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A Year in Review: 365 Days After President Trump Pulled Out of Paris & Where We Go From Here

Jun 1, 2018

One year ago today, when the world was officially informed of President Donald Trump’s decision to remove the U.S. from the landmark Paris Agreement on climate action, I was standing at an overlook off Trail Ridge Road at the top of the Rockies in Rocky Mountain National Park. I was in the Rockies with the National Park Service for the express purpose of better understanding the climate change impacts that our national parks are already experiencing and what the NPS is doing every single day to combat them. Staring down into a picture-perfect valley dotted with elk and bighorn sheep was a surreal backdrop for the delivery of this news.


In the year since, it’s become only more obvious that the President made the wrong decision. Far from a ‘bad deal,’ as the president so simply and inaccurately calls it, the Paris Agreement represents the unprecedented marshalling of global will to tackle a problem global in scope. It is a fair, evenhanded, and ambitious framework to help ensure that the world reduces greenhouse gas emissions in line with what science demands to avoid the worst consequences of a changing climate. And it’s not just me saying this; if the U.S. formally leaves the agreement, we will be the only nation on the planet not to be a party to the accord.

There are, of course, an inspiring number of cities, including Chicago, companies, and individuals who pledged to be ‘still in’ and continue to honor the commitment that the U.S. made back in 2015 to reduce our emissions 26–28% by 2025. In fact, even despite the Trump Administration’s regulatory rollbacks and efforts to preference fossil fuel extractors and developers, the U.S. is on track to meet its Paris Agreement goals. The transition from an energy sector powered by coal and oil to one driven overwhelmingly by natural gas, and to a lesser but growing extent renewables, has cut power sector emissions by 28% compared to 2005 highs and has pushed the total U.S. emissions figure down 13% from 2005 numbers- halfway to the Paris goal with still 7 years left to get there. Even with a growing population and a growing GDP, Americans use about 1% less electricity than we did 10 years ago- and we’re spending less of our paychecks on power than at any point since at least 1960.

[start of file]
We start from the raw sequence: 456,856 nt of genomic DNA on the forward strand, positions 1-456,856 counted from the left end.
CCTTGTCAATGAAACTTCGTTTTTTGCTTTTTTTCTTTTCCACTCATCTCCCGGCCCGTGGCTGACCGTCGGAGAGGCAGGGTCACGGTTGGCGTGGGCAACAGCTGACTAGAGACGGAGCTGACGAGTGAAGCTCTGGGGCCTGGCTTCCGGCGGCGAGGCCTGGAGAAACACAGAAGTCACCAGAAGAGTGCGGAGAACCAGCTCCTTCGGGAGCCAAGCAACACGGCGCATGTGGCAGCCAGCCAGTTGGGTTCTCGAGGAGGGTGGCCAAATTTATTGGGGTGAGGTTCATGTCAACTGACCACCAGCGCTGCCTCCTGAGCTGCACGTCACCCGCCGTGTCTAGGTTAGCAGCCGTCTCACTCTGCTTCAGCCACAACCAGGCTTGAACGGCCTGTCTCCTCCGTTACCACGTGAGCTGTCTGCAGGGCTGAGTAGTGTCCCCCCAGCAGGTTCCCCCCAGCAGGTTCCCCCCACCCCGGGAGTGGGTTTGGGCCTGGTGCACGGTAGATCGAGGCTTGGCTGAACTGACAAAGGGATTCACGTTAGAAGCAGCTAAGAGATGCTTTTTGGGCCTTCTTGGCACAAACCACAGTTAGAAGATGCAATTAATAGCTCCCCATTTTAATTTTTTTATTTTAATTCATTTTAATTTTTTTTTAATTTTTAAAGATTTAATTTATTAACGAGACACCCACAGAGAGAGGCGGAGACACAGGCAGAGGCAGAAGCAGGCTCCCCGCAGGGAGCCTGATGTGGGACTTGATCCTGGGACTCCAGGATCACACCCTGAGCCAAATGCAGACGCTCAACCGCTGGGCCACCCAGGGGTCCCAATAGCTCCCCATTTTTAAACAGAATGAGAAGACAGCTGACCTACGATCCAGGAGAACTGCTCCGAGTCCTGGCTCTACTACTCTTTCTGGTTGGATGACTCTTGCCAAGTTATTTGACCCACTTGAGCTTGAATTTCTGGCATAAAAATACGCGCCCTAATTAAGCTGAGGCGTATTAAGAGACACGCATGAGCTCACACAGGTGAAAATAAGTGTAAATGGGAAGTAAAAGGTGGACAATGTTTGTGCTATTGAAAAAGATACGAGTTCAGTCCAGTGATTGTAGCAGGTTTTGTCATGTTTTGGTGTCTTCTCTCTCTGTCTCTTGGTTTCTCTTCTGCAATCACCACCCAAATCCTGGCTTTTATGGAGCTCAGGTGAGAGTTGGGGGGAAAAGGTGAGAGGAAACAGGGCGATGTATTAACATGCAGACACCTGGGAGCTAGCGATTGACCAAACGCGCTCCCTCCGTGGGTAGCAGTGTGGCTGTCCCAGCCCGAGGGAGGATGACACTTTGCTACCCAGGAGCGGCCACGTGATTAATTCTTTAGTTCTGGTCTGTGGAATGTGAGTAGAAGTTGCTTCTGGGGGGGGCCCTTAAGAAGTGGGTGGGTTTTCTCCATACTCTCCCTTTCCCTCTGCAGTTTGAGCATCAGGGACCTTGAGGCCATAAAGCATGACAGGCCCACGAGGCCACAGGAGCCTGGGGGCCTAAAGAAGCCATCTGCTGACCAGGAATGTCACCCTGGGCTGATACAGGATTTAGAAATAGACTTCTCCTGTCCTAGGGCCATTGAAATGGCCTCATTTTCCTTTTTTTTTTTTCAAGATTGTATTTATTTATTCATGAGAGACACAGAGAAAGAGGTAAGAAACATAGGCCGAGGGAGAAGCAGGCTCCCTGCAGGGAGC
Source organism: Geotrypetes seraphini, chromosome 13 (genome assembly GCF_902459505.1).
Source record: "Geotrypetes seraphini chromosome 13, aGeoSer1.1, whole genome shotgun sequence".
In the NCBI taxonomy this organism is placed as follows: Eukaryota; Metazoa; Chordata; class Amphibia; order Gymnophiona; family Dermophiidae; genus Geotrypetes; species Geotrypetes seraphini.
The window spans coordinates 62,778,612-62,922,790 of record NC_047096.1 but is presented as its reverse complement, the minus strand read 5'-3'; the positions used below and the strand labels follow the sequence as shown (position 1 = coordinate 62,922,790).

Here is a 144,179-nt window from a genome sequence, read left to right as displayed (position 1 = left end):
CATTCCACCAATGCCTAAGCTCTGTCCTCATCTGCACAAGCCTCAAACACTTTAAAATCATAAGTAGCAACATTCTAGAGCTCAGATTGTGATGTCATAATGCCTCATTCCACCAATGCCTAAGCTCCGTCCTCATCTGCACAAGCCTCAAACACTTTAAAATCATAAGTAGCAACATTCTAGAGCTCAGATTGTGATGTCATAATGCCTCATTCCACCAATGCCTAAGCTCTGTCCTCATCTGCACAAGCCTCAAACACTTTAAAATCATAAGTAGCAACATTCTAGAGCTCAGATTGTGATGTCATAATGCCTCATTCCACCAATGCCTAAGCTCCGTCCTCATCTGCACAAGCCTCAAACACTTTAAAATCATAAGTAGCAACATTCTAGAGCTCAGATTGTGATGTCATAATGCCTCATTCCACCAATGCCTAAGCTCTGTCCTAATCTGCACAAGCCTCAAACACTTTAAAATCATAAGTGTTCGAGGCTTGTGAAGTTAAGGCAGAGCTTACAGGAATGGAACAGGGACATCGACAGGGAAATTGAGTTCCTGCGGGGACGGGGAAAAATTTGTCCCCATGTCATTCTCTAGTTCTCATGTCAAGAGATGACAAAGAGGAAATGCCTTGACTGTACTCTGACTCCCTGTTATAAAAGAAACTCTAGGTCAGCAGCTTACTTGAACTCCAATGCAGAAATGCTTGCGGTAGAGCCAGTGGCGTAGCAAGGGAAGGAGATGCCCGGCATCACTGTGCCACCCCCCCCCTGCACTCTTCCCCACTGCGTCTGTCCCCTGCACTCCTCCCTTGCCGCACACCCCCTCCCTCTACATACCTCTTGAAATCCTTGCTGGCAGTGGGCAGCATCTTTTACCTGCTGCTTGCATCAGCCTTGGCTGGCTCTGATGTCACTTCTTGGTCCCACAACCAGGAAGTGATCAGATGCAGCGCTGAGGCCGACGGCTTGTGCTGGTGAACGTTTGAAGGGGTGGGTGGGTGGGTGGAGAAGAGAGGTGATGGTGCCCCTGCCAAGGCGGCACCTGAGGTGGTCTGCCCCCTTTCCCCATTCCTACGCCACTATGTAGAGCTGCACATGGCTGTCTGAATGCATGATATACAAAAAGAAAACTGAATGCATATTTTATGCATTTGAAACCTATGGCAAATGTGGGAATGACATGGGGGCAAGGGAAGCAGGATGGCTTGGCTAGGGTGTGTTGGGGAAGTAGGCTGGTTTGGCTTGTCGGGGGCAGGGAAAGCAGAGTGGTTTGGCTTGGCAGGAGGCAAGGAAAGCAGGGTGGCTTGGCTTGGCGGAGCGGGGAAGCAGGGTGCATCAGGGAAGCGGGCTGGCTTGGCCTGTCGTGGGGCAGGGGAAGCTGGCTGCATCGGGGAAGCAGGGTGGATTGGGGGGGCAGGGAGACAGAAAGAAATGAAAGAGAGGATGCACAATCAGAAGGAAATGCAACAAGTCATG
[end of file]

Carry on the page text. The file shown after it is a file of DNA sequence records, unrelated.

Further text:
It’s encouraging that economic factors and the efforts of state and local leaders have made such a dent in national emissions despite what can most charitably be described as non-action at the federal level. It’s also noteworthy, and perhaps a testament to the extent that we have ceded international leadership under President Trump, that the U.N climate change work has continued despite the lack of an engaged and constructive U.S delegation.